Photo: A new solid-state EV battery features a more sustainable lithium supply chain (courtesy of EnergyX).

U.S. Department of Energy Announces $131 Million to Boost America’s Battery Supply Chain & Supercharge Electric Vehicle Innovation

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Funded Projects Will Lower EV Technology Costs, Increase Driving Range, and Build a Sustainable, Secure Domestic Battery Supply Chain

WASHINGTON, D.C. — The U.S. Department of Energy (DOE) yesterday announced more than $131 million for projects to advance research and development (R&D) in electric vehicle (EV) batteries and charging systems, and funding for a consortium to address critical priorities for the next phase of widescale EV commercialization. The advanced battery consortium will work towards developing advanced technologies that will decarbonize transportation and support R&D that is responsive to the needs of EV manufacturers and battery suppliers—engaging with key stakeholders, including universities, national laboratories, and manufacturers that supply critical materials and components to the battery industry. Securing the domestic battery supply chain and developing innovative solutions to electrify the transportation sector support President Biden’s Investing in America agenda and are crucial steps in achieving a clean energy future.

“The Biden-Harris Administration is helping drive forward the innovation and research needed to provide clean, cheap and accessible transportation solutions for all Americans,” said U.S. Deputy Secretary of Energy David M. Turk. “The investments announced today will supercharge the development of a convenient and reliable EV network, and expand the domestic battery supply chain—securing our nation’s energy independence and spurring economic opportunity.”

Fiscal Year 2023 Project Selections

Today, DOE announced 27 projects to receive $71 million to develop innovative and equitable clean mobility options, alleviating supply chain concerns for EV batteries, and increasing EV drive range. Funded through DOE’s Vehicle Technologies Office (VTO) in the Office of Energy Efficiency and Renewable Energy, the selected projects aim to:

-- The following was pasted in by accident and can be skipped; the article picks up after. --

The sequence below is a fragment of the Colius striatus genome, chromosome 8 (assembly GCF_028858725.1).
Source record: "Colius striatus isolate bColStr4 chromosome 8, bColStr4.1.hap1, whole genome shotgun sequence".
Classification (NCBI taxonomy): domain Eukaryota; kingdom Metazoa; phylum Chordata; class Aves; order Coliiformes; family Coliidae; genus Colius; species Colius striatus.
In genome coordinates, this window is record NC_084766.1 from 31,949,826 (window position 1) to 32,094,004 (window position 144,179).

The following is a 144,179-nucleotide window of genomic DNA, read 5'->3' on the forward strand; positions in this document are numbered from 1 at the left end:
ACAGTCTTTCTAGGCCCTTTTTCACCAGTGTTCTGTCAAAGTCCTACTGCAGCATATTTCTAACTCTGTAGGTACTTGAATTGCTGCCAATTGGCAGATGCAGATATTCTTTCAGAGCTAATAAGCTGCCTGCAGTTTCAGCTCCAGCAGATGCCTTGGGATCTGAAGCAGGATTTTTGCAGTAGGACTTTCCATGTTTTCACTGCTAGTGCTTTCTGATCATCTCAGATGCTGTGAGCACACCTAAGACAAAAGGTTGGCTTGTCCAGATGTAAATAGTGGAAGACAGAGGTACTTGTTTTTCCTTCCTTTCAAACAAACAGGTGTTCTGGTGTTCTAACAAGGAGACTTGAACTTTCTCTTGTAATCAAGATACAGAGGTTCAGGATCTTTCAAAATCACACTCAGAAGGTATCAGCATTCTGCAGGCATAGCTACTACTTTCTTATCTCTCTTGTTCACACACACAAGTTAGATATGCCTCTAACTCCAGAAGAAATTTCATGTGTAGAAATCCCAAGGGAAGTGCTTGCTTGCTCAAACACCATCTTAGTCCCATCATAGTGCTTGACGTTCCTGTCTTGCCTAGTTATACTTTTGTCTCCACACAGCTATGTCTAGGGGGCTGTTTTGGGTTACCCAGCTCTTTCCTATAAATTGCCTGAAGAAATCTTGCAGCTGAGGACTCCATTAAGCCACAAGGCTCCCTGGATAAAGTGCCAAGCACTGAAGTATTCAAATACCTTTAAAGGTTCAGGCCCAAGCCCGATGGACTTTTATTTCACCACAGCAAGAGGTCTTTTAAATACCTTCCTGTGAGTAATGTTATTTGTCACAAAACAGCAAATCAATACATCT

• Lower the cost of EV batteries using inexpensive, abundant materials by developing long life-cycle, high-energy density lithium sulfur batteries;
  • Improve the efficiency and convenience of public transportation by developing and demonstrating system-level approaches to equitable mobility access;
  • Advance on-board EV charging systems through the research and demonstration of innovative EV charging systems, including bi-directional charging;
  • Increase EV drive range by developing sustainable lightweight materials, including door panels and EV battery enclosures.

Advanced Battery R&D Consortium

The United States Advanced Battery Consortium LLC (USABC) of Southfield, Michigan, will receive $60 million for pre-competitive, vehicle-related advanced battery R&D that addresses critical priorities for the next phase of widescale EV commercialization. The consortium will focus on R&D for EV batteries with enhanced performance; EV batteries using earth-abundant and domestically available battery materials; light-, medium-, and heavy-duty vehicle batteries; and more cost-efficient battery recycling processes.

The consortium will accelerate battery R&D that is relevant and responsive to the needs of EV manufacturers and will contribute to the domestic battery supply chain and recycling ecosystem that are essential to meeting the rapidly growing demand for EV batteries.

To ensure the benefits of a clean transportation system are shared equally, all applicants for both VTO funding opportunities were required to include a community benefits plan that addressed each of these objectives.

Learn more about the selected projects and other work funded by the Office of Energy Efficiency and Renewable Energy.

Selection for award negotiations is not a commitment by DOE to issue an award or provide funding. DOE and the applicants will first undergo a negotiation and DOE may cancel award negotiations and rescind the selection for any reason.

Courtesy of U.S. DOE.


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